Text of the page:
The Koeris Formation in the Mesoproterozoic Aggeneys-Gamsberg ore district (South Africa) is located in the hanging wall of an unconformity, only metres above the giant Gamsberg and Big Syncline Pb-Zn ore deposits and potentially contains critical information on the metallogenesis and its geodynamic setting. We, therefore, conducted geochemical analyses of amphibolite and metasedimentary rocks of this formation in the core of the Gamsberg fold, the results of which shed new light on the plate tectonic processes after deposition of the sedimentary exhalative ore. Major elements previously used for the characterisation of the amphibolite and the discrimination of the plate tectonic setting of its protolith had been mobilised during retrograde metamorphic overprint and are thus of little tectonic significance. More informative are certain trace elements: The amphibolite shows a strong depletion in Nb, Ta and P, typical of subduction-related magmatism, whereas exceptionally strong enrichment in mobile elements like Rb and Ba indicate the participation of continental material (crust/sediment) in the enrichment of the mantle wedge. This is in perfect agreement with existing U-Pb age data, which attest formation of the mafic metavolcanic rocks of the Koeris Formation at the very end of the Okiepian orogenesis (1 210 to 1 180 Ma), when subduction was terminated. Generally, very high Zn and Pb contents speak for metasomatic interaction of the Koeris Formation with the Zn-and Pb-rich Gamsberg deposit prior to peak metamorphism during the Klondikean orogeny (1 040 to 1 020 Ma). The fact that especially the immobile trace elements (e.g. Nb, Ta) in all metasedimentary rocks mirror the chemical characteristics of the metavolcanic rocks indicates local amphibolite detritus as a main source of the sediments.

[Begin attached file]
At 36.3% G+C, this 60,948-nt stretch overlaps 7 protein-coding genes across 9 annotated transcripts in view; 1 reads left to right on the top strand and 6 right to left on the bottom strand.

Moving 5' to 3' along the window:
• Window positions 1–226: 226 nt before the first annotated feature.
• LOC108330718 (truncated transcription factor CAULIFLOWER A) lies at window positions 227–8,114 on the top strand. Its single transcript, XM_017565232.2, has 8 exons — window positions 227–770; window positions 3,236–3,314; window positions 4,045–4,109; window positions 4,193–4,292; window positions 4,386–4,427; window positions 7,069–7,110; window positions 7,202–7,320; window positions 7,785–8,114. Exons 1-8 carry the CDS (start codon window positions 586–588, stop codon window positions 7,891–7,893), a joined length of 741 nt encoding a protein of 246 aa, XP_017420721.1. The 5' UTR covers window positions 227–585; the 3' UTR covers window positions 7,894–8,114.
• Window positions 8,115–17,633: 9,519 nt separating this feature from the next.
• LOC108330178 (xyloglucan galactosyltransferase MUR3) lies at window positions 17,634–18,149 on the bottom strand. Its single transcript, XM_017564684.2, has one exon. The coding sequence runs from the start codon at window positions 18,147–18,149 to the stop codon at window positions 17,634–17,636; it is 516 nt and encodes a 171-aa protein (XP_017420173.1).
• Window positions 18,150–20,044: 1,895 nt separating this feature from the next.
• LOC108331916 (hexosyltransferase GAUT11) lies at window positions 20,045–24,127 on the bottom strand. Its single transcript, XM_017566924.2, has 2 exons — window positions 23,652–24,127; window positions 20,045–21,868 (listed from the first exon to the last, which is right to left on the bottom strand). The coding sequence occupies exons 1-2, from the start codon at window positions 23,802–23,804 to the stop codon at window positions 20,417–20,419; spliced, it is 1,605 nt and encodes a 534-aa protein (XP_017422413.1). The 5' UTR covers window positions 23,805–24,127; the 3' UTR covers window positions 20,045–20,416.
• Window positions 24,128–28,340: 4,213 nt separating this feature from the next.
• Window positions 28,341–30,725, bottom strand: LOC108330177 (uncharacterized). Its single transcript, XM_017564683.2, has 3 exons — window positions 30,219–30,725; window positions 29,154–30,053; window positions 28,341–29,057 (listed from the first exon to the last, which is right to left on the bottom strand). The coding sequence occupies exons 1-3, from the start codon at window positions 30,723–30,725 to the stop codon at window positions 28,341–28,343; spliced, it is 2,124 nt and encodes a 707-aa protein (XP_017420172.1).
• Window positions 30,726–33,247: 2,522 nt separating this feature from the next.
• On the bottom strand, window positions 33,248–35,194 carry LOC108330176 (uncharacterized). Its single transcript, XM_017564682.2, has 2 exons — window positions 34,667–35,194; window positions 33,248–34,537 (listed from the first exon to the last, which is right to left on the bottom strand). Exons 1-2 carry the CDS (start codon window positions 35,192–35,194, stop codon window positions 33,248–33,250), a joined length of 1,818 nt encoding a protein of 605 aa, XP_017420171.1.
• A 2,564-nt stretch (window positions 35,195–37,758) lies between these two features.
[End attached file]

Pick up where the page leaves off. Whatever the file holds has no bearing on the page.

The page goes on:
We conclude that the metamorphic volcano-sedimentary sequence of the Koeris Formation is not, as previously assumed, the product of a large back-arc basin but was deposited in response to tectonic uplift in a small-scale intra- or inter-montane basin at the very end of the Okiepian orogeny. The thick amphibolite layers concentrated within this topographic depression may have played a crucial role in the conservation of the underlying ore. Therefore, the occurrence of the Koeris Formation may indicate favorable locations for further exploration.